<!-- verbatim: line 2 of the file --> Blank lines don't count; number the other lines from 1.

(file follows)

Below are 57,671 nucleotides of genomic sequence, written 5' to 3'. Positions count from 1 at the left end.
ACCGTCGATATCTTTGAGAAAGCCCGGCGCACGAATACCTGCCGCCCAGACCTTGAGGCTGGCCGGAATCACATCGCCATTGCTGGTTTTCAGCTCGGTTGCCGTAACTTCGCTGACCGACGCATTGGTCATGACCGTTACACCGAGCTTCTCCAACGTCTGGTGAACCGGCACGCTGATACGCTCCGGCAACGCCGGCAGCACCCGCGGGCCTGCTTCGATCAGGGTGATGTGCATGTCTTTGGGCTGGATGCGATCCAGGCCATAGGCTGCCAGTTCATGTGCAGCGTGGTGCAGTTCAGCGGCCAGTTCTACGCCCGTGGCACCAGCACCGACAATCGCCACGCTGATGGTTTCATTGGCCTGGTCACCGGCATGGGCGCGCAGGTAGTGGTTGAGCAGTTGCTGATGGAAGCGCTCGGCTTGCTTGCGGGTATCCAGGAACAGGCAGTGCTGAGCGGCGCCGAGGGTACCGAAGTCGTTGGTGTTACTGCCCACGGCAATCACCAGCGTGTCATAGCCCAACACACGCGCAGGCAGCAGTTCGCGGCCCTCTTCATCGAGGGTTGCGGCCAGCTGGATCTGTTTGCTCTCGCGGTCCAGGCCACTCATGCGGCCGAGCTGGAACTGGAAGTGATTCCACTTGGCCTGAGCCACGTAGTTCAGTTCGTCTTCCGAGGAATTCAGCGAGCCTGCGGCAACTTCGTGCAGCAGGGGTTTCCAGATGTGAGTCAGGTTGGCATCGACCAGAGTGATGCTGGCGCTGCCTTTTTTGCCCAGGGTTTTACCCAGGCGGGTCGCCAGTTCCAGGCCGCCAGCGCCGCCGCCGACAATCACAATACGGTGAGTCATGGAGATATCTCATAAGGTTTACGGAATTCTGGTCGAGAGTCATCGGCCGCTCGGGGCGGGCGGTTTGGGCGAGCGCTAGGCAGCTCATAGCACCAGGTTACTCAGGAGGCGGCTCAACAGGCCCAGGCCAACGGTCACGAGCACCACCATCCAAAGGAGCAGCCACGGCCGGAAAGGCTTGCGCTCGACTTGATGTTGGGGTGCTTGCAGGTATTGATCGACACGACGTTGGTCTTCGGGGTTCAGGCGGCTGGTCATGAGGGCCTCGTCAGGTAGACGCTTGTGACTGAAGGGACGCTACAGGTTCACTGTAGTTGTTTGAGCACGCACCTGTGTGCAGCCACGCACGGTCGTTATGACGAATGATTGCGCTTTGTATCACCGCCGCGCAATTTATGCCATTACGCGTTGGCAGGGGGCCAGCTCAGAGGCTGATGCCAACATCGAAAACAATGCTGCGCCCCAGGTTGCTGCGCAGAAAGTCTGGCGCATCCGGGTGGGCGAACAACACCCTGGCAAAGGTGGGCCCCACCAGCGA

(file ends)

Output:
ACCGTCGATATCTTTGAGAAAGCCCGGCGCACGAATACCTGCCGCCCAGACCTTGAGGCTGGCCGGAATCACATCGCCATTGCTGGTTTTCAGCTCGGTTGCCGTAACTTCGCTGACCGACGCATTGGTCATGACCGTTACACCGAGCTTCTCCAACGTCTGGTGAACCGGCACGCTGATACGCTCCGGCAACGCCGGCAGCACCCGCGGGCCTGCTTCGATCAGGGTGATGTGCATGTCTTTGGGCTGGATGCGATCCAGGCCATAGGCTGCCAGTTCATGTGCAGCGTGGTGCAGTTCAGCGGCCAGTTCTACGCCCGTGGCACCAGCACCGACAATCGCCACGCTGATGGTTTCATTGGCCTGGTCACCGGCATGGGCGCGCAGGTAGTGGTTGAGCAGTTGCTGATGGAAGCGCTCGGCTTGCTTGCGGGTATCCAGGAACAGGCAGTGCTGAGCGGCGCCGAGGGTACCGAAGTCGTTGGTGTTACTGCCCACGGCAATCACCAGCGTGTCATAGCCCAACACACGCGCAGGCAGCAGTTCGCGGCCCTCTTCATCGAGGGTTGCGGCCAGCTGGATCTGTTTGCTCTCGCGGTCCAGGCCACTCATGCGGCCGAGCTGGAACTGGAAGTGATTCCACTTGGCCTGAGCCACGTAGTTCAGTTCGTCTTCCGAGGAATTCAGCGAGCCTGCGGCAACTTCGTGCAGCAGGGGTTTCCAGATGTGAGTCAGGTTGGCATCGACCAGAGTGATGCTGGCGCTGCCTTTTTTGCCCAGGGTTTTACCCAGGCGGGTCGCCAGTTCCAGGCCGCCAGCGCCGCCGCCGACAATCACAATACGGTGAGTCATGGAGATATCTCATAAGGTTTACGGAATTCTGGTCGAGAGTCATCGGCCGCTCGGGGCGGGCGGTTTGGGCGAGCGCTAGGCAGCTCATAGCACCAGGTTACTCAGGAGGCGGCTCAACAGGCCCAGGCCAACGGTCACGAGCACCACCATCCAAAGGAGCAGCCACGGCCGGAAAGGCTTGCGCTCGACTTGATGTTGGGGTGCTTGCAGGTATTGATCGACACGACGTTGGTCTTCGGGGTTCAGGCGGCTGGTCATGAGGGCCTCGTCAGGTAGACGCTTGTGACTGAAGGGACGCTACAGGTTCACTGTAGTTGTTTGAGCACGCACCTGTGTGCAGCCACGCACGGTCGTTATGACGAATGATTGCGCTTTGTATCACCGCCGCGCAATTTATGCCATTACGCGTTGGCAGGGGGCCAGCTCAGAGGCTGATGCCAACATCGAAAACAATGCTGCGCCCCAGGTTGCTGCGCAGAAAGTCTGGCGCATCCGGGTGGGCGAACAACACCCTGGCAAAGGTGGGCCCCACCAGCGA